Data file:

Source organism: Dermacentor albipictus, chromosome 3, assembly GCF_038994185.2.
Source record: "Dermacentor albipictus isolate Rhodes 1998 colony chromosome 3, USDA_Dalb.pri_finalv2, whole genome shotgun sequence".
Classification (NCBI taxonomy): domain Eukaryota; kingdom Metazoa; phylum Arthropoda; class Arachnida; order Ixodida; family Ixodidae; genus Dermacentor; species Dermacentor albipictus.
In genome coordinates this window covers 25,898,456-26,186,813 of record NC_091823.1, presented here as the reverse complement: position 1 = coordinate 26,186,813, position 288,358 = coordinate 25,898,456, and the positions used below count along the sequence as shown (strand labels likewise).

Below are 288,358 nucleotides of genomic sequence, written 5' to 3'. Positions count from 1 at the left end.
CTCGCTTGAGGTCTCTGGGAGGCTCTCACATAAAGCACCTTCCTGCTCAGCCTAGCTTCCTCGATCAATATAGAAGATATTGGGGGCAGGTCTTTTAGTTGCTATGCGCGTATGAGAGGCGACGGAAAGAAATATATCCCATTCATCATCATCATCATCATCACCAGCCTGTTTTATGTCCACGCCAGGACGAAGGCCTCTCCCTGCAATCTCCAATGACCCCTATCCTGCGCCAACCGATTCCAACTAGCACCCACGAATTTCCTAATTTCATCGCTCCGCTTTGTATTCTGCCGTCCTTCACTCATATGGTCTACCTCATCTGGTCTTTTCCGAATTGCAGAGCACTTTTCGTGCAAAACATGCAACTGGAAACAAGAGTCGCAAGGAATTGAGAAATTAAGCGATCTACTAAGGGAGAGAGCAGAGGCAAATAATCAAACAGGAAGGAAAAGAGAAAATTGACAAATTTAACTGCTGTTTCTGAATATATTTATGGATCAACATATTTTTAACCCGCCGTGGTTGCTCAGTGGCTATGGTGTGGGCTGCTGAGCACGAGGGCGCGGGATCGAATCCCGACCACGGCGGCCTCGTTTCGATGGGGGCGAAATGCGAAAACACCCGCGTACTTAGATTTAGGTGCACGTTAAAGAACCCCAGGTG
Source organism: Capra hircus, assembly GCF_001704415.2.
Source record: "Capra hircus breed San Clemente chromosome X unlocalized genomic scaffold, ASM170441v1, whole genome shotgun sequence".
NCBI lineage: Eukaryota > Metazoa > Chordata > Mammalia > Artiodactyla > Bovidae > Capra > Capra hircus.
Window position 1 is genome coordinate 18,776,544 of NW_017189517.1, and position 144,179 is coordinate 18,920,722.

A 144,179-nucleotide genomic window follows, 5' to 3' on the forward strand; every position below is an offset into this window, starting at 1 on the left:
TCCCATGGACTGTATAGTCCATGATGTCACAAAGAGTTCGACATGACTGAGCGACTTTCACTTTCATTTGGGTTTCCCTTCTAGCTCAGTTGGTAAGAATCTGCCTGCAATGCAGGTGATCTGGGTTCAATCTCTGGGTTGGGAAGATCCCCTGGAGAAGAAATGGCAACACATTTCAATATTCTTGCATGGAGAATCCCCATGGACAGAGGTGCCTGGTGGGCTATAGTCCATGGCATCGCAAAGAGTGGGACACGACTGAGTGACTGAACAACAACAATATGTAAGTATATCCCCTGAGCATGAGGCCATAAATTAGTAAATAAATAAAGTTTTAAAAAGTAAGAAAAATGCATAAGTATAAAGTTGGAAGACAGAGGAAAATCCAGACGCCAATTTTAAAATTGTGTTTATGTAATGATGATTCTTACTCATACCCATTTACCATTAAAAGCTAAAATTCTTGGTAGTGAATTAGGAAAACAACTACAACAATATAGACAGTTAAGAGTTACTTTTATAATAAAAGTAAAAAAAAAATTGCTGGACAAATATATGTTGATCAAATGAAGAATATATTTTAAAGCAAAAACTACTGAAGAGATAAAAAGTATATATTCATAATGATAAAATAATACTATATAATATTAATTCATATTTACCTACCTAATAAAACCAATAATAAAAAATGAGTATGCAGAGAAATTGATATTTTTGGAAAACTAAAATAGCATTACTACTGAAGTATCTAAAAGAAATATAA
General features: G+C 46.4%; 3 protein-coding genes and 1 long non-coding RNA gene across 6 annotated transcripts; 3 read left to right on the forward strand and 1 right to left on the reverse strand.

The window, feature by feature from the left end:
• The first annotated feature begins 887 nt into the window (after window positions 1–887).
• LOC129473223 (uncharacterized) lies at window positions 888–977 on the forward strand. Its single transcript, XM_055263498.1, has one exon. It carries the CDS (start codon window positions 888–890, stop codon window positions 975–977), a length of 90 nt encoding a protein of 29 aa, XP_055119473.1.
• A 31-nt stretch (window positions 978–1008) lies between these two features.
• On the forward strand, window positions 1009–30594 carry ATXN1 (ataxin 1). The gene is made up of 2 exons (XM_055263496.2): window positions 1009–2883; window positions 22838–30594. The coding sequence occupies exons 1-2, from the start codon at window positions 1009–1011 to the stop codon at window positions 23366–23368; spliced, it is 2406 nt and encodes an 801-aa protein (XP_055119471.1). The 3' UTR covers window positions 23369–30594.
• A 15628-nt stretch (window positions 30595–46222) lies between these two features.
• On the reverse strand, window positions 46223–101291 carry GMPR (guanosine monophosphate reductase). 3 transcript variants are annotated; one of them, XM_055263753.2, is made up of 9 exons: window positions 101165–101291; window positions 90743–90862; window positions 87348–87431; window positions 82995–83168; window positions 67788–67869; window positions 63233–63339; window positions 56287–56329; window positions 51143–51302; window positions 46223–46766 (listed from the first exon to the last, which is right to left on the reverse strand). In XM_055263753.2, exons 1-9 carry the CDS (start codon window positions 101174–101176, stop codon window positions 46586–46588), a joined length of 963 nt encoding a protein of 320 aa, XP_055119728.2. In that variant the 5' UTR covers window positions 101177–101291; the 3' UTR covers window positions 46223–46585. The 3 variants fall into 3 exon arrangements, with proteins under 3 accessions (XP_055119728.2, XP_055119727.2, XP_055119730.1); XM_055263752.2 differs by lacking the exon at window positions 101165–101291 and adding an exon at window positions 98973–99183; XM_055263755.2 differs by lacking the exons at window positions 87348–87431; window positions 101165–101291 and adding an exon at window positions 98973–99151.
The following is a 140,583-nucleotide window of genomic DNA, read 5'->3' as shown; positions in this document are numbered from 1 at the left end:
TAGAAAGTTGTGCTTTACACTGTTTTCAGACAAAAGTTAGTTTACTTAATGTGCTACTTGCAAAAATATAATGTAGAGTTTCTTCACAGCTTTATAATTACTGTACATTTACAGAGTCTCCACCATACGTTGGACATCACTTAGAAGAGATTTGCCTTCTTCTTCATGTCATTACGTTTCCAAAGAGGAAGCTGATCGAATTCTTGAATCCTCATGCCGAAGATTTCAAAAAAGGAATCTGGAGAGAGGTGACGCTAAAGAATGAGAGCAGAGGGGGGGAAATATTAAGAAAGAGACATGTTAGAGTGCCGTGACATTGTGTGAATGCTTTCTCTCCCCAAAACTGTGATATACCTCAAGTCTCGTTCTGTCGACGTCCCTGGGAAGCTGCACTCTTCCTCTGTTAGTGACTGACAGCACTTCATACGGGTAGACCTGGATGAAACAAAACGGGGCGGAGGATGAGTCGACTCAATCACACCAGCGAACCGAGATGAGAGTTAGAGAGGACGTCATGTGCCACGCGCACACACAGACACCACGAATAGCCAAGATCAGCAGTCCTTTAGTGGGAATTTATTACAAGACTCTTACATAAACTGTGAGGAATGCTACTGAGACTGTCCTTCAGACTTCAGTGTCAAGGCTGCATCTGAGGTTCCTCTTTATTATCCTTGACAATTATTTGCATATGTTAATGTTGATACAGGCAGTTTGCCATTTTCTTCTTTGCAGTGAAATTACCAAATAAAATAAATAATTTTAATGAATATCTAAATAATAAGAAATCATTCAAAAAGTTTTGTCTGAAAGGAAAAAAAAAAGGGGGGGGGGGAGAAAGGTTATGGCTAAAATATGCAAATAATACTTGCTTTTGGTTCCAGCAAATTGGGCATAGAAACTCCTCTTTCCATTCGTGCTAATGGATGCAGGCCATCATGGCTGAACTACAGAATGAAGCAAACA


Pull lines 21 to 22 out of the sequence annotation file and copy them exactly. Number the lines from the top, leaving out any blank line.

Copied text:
The following is a 140,583-nucleotide window of genomic DNA, read 5'->3' as shown; positions in this document are numbered from 1 at the left end:
TAGAAAGTTGTGCTTTACACTGTTTTCAGACAAAAGTTAGTTTACTTAATGTGCTACTTGCAAAAATATAATGTAGAGTTTCTTCACAGCTTTATAATTACTGTACATTTACAGAGTCTCCACCATACGTTGGACATCACTTAGAAGAGATTTGCCTTCTTCTTCATGTCATTACGTTTCCAAAGAGGAAGCTGATCGAATTCTTGAATCCTCATGCCGAAGATTTCAAAAAAGGAATCTGGAGAGAGGTGACGCTAAAGAATGAGAGCAGAGGGGGGGAAATATTAAGAAAGAGACATGTTAGAGTGCCGTGACATTGTGTGAATGCTTTCTCTCCCCAAAACTGTGATATACCTCAAGTCTCGTTCTGTCGACGTCCCTGGGAAGCTGCACTCTTCCTCTGTTAGTGACTGACAGCACTTCATACGGGTAGACCTGGATGAAACAAAACGGGGCGGAGGATGAGTCGACTCAATCACACCAGCGAACCGAGATGAGAGTTAGAGAGGACGTCATGTGCCACGCGCACACACAGACACCACGAATAGCCAAGATCAGCAGTCCTTTAGTGGGAATTTATTACAAGACTCTTACATAAACTGTGAGGAATGCTACTGAGACTGTCCTTCAGACTTCAGTGTCAAGGCTGCATCTGAGGTTCCTCTTTATTATCCTTGACAATTATTTGCATATGTTAATGTTGATACAGGCAGTTTGCCATTTTCTTCTTTGCAGTGAAATTACCAAATAAAATAAATAATTTTAATGAATATCTAAATAATAAGAAATCATTCAAAAAGTTTTGTCTGAAAGGAAAAAAAAAAGGGGGGGGGGGAGAAAGGTTATGGCTAAAATATGCAAATAATACTTGCTTTTGGTTCCAGCAAATTGGGCATAGAAACTCCTCTTTCCATTCGTGCTAATGGATGCAGGCCATCATGGCTGAACTACAGAATGAAGCAAACA